Wisconsin lineman Thomas to play both ways
ORLANDO, Fla. -- Joe Thomas will be hard to miss in the Capital One Bowl. Just look for the 6-foot-8, 303-pound guy protecting Wisconsin's quarterback one moment and trying to pound Auburn's passer the next.
Thomas will be pulling double duty in Monday's game, thanks to injuries on the 21st-ranked Badgers' defensive line.
"It reminds you of the high school days and your middle school days when you're playing both ways," the Lombardi Award semifinalist said. "That was the climax of playing fun football. There was nothing on the line, you just went out and played for fun.
"That's kind of how it is playing on defense. Just go out and find the ball and have fun with it.
Defensive coordinator Bret Bielema isn't sure how much Thomas will play on defense. But the junior All-Big Ten tackle fared well in his lone defensive stint as a freshman against, coincidentally, Auburn, in the Music City Bowl in 2003, making seven tackles.
"He's a guy that didn't hesitate at all, just jumped right into the challenge and looked forward to the opportunity," Bielema said. "He's definitely a big guy that can move around and do good things."
The Badgers have lost ends Jamal Cooper and Matt Shaughnessy to season-ending injuries. Thomas began working on defense after the regular-season finale at Hawaii, when freshmen end Travis Beckum injured a knee at a position already thin.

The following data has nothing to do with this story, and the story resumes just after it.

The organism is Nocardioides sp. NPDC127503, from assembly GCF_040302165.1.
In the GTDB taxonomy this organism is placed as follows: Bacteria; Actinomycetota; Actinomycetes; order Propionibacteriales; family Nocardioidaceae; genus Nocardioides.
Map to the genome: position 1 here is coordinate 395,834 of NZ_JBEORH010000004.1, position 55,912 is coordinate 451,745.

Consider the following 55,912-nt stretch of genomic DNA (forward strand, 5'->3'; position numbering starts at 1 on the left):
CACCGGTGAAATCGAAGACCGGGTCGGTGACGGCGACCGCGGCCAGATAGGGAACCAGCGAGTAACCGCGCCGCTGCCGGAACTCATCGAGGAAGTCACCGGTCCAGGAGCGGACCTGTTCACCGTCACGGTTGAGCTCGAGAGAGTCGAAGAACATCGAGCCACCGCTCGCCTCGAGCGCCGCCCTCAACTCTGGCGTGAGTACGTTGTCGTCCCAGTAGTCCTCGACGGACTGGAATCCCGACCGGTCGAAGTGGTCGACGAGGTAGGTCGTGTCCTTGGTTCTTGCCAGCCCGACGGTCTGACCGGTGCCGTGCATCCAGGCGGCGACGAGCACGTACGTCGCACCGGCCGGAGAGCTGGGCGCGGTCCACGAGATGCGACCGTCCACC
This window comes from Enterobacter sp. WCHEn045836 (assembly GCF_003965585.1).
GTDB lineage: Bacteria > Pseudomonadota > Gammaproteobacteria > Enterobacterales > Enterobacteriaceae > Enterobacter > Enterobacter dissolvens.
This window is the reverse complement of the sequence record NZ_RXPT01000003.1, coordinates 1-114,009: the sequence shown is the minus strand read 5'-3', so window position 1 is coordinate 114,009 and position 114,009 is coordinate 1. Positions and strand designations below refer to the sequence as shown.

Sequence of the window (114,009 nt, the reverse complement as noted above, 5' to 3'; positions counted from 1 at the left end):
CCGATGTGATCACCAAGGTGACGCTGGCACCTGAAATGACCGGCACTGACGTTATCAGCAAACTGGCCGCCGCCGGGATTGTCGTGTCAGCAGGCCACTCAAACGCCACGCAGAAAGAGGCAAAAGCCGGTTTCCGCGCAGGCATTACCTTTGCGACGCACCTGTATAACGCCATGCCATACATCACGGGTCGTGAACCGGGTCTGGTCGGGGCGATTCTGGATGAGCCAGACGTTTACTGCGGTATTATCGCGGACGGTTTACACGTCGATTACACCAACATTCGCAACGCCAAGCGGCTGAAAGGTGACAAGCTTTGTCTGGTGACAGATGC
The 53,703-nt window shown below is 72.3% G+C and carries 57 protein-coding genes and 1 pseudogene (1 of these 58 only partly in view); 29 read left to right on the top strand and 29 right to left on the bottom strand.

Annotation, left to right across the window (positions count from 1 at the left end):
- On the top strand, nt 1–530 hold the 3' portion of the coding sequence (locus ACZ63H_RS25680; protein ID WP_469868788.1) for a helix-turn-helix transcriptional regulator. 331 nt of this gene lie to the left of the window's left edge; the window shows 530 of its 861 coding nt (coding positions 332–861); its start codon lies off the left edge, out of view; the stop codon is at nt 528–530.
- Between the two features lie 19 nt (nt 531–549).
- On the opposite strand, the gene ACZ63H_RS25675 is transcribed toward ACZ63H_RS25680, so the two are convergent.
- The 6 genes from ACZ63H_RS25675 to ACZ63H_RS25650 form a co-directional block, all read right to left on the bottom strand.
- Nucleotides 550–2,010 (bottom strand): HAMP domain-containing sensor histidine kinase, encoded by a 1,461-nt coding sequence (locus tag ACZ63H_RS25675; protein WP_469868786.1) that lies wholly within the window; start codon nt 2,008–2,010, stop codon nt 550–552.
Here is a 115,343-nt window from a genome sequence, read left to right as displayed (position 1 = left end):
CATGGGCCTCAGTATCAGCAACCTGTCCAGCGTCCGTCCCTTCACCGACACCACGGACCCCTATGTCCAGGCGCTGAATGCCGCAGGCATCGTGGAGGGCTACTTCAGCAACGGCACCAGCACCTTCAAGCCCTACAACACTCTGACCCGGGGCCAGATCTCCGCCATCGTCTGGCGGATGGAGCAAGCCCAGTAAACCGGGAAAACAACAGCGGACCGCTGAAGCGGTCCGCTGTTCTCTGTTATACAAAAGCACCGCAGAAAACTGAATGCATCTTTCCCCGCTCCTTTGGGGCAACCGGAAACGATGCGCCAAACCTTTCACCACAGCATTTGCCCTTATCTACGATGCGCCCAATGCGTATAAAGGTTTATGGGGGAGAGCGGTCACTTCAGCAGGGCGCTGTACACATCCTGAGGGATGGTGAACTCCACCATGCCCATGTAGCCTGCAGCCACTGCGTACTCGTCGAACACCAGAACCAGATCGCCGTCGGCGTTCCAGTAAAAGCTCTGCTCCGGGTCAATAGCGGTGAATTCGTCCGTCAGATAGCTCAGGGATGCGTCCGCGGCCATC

Asked if he's been around other big offensive linemen who were capable of playing defensive end, Wisconsin coach Barry Alvarez said, "I don't know any."
"I think Joe Thomas could choose where he wants to be an All-American," Alvarez said. "He's a natural, whether it be blocking someone or coming up onto a linebacker or playing defense.
"Two years ago against Auburn, he practiced a handful of plays before the game and went in and played very well. That tells you just a bit about his ability."
Back then, though, Thomas was a backup offensive tackle pressed into defensive duties by injuries. Now he's a star player who's considering a jump to the NFL after the season.
Thomas said his evaluation by league officials indicated he was projected as a first-round pick, but said he won't make up his mind until after Monday's game.
"There's no doubt in my mind that I'll have plenty of information, have a full scope of where I'm able to go and how things will turn out," he said.
In the meantime, he expects to play at least a few plays on the opposite side of the ball against the Tigers.
"I have no idea how many snaps I'm going to play or when I'm going to play, but I've been practicing out there to get guys a little break and get somebody else chasing after the quarterback and chasing after the running back," said Thomas, who also set the school indoor record in the shot put with the track team. "I'm really looking forward to it."
His move could potentially create a gargantuan matchup, between Cope and Auburn's 6-9, 338-pound left tackle Marcus McNeill.
McNeill said he remembered playing against Thomas in the Music City Bowl. But even he was a little intrigued by someone of his own physical stature playing end.
"That'll be pretty interesting, left tackle against left tackle," the Outland Trophy finalist said. I might have to get over there at defensive end myself and try to get back at him if he beats me."
Copyright 2005 by The Associated Press